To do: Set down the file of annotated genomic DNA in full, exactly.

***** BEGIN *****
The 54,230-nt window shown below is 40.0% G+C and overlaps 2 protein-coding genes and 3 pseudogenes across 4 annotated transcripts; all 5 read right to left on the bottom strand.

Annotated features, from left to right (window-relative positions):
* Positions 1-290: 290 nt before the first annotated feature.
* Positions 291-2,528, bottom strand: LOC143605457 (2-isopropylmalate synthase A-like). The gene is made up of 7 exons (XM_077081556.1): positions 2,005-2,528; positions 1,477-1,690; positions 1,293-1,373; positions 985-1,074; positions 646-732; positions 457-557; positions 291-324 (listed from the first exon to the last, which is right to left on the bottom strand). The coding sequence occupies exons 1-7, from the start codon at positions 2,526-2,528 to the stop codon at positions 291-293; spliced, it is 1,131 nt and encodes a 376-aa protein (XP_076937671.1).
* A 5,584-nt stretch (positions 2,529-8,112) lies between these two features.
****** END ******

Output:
The 54,230-nt window shown below is 40.0% G+C and overlaps 2 protein-coding genes and 3 pseudogenes across 4 annotated transcripts; all 5 read right to left on the bottom strand.

Annotated features, from left to right (window-relative positions):
* Positions 1-290: 290 nt before the first annotated feature.
* Positions 291-2,528, bottom strand: LOC143605457 (2-isopropylmalate synthase A-like). The gene is made up of 7 exons (XM_077081556.1): positions 2,005-2,528; positions 1,477-1,690; positions 1,293-1,373; positions 985-1,074; positions 646-732; positions 457-557; positions 291-324 (listed from the first exon to the last, which is right to left on the bottom strand). The coding sequence occupies exons 1-7, from the start codon at positions 2,526-2,528 to the stop codon at positions 291-293; spliced, it is 1,131 nt and encodes a 376-aa protein (XP_076937671.1).
* A 5,584-nt stretch (positions 2,529-8,112) lies between these two features.